Rocking like a baby could help adults sleep more soundly

New research has revealed rocking could give us a better night’s sleep [Photo: Getty]
New research has revealed rocking could give us a better night’s sleep [Photo: Getty]

Ask any new parent how they get their baby to sleep and you can bet a packet of wet wipes they’ll say rocking.

But, new research suggests the motion could help adults get more shut eye, too.

Scientists from the University of Geneva built a special bed that rocked gently throughout the night.

Test participants, of which there were 18, spent three nights in a sleep laboratory; one to get used to sleeping there, one on the rocking bed and the other on the same bed, but remaining still.

For each night’s sleep researchers recorded their brainwaves.

The results, published in Current Biology, revealed that the rocking motion resulted in a longer period of slow brainwaves, which meant they slept for longer in a deep sleep and experienced fewer wake ups.

Researchers also found the participants had better memory recall in the morning. To test this researchers measured participants accuracy in recalling paired words in an evening session compared to the next morning when they woke up. They found that people did better on the morning test when they were rocked during the night.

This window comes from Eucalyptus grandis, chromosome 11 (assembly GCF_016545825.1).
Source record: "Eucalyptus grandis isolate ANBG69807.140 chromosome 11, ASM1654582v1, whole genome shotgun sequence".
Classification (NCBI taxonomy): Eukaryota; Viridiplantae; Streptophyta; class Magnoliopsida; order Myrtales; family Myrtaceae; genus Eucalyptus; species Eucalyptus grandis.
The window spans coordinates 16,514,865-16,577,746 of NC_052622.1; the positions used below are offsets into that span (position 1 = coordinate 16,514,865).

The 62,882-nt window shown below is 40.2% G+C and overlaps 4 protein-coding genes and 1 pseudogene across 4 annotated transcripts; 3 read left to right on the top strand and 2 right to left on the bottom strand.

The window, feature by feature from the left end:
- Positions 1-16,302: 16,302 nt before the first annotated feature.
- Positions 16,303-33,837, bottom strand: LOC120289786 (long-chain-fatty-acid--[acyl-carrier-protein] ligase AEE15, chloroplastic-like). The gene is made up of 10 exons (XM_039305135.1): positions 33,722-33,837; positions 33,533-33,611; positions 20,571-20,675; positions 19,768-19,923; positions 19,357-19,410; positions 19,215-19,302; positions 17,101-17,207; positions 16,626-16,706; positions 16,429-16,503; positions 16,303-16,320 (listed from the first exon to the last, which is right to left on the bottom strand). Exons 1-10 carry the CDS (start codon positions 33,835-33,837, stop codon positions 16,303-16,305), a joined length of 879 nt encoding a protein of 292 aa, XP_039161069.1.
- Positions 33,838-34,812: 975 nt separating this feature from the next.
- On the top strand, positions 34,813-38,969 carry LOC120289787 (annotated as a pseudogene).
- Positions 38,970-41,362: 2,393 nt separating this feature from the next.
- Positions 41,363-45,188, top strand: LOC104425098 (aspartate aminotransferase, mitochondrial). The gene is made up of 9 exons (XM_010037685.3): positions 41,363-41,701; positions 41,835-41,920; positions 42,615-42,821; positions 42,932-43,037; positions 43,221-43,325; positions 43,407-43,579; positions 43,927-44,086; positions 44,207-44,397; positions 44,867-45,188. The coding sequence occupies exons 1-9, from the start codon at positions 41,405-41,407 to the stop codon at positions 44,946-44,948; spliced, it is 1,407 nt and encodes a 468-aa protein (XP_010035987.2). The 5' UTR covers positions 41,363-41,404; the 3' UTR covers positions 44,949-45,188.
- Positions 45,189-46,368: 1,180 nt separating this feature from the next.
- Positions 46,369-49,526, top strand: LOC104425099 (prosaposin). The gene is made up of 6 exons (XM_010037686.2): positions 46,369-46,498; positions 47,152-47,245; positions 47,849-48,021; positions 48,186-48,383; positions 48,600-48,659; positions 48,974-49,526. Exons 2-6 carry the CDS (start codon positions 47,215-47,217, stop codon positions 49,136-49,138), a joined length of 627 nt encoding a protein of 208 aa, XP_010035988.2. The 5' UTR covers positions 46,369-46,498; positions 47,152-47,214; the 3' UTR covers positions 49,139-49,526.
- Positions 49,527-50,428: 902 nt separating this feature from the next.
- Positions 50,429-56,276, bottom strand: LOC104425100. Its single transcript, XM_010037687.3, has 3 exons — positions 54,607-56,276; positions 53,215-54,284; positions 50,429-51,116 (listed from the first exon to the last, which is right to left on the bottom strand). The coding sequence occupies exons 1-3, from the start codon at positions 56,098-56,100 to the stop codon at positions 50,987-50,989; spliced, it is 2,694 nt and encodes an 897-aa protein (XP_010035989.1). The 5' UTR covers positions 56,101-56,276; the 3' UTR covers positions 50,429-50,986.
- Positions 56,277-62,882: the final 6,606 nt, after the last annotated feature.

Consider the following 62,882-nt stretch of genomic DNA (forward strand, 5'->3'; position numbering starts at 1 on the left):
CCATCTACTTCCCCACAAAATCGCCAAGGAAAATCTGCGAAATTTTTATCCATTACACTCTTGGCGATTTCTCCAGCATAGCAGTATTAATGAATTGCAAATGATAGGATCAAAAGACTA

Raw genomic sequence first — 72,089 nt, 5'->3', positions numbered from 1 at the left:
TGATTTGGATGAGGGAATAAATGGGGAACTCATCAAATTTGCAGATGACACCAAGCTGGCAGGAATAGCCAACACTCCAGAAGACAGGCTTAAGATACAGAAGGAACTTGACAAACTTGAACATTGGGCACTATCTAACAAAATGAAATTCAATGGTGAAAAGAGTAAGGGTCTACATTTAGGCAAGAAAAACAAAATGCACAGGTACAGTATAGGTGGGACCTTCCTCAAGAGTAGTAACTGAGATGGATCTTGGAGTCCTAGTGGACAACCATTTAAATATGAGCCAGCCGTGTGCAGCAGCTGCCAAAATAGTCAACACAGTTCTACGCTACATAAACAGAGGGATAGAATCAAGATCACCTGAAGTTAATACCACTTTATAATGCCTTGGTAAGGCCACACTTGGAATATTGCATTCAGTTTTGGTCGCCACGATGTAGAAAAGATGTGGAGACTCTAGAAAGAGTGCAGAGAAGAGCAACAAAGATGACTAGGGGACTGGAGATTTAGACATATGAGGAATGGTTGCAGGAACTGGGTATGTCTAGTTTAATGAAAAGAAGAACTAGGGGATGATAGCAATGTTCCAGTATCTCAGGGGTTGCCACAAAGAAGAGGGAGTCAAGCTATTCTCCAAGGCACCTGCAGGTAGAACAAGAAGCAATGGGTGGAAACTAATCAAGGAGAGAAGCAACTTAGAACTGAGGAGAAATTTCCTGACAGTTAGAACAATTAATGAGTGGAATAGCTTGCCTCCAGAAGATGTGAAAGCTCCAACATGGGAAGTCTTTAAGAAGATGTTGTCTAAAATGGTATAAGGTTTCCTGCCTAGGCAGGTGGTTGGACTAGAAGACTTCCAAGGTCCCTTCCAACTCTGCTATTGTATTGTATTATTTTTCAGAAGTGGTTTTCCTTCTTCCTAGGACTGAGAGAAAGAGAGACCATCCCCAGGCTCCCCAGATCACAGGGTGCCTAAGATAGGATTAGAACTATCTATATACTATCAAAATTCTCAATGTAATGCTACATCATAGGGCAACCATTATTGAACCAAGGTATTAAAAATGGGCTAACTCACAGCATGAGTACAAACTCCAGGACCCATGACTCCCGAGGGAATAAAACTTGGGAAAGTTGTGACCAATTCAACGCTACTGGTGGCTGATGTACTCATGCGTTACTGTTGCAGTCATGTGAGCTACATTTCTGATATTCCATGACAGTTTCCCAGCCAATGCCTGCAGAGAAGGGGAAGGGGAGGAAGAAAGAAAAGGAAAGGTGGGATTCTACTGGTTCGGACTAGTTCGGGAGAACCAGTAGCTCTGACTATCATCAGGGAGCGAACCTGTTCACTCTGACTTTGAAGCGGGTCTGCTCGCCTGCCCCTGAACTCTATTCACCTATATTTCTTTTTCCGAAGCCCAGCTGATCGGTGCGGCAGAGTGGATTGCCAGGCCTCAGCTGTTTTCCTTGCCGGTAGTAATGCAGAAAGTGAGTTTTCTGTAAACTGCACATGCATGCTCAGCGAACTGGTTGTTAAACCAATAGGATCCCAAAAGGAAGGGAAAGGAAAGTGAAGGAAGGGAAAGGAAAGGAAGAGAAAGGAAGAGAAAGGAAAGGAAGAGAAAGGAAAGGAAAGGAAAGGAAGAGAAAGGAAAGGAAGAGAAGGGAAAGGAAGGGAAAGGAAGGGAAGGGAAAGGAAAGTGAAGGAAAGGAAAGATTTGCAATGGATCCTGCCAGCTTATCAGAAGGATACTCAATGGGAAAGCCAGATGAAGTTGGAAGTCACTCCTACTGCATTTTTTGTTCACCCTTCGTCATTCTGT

Study authors put this down to the rocking motion rocking helping to synchronise neural activity in a certain part of the brain, the thalamo-cortical networks, which impacts both sleep and memory consolidation.

Rocking isn’t just good for babies’ sleep [Photo: Getty]
Rocking isn’t just good for babies’ sleep [Photo: Getty]

A parallel study conducted by the University of Lausanne in Switzerland looked at the effect of gently rocking the cages of mice while they went to sleep.

The results revealed that rocking reduced the time the mice needed to fall asleep and increased their sleep time.

But unlike it did in humans, the rocking motion did not appear to increase sleep quality.

Professor Sophie Schwartz, a neuroscientist at UNIGE, and author of the study, said the research helped to explain why people fell asleep on trains, and other vehicles. “I was contacted by someone in America who works on a high crane, which moves gently all day,” she said. “He told me that now he understands why he sleeps so deeply during his after-lunch nap.”

Though the findings seem significant when in comes to potentially upping our ZZZs, researchers concluded that because most of us don’t currently have a rocking bed, more research was needed to determine how the findings could help people with sleep disorders.

It isn’t the first time it has been suggested that sleeping like we did as an infant could give us a great night’s kip.

Last year, a London-based hotel started offering guests the chance to sleep like a baby courtesy of its womb-inspired interiors. The Woom Room features a cocoon-shaped bed which has been crafted to imitate the safety and security of the womb.

Designed to encourage REM-rich slumber (the type of sleep which increases brain activity, promotes learning and creates dreams) – the rooms engage with every sensorial touchpoint of the body.

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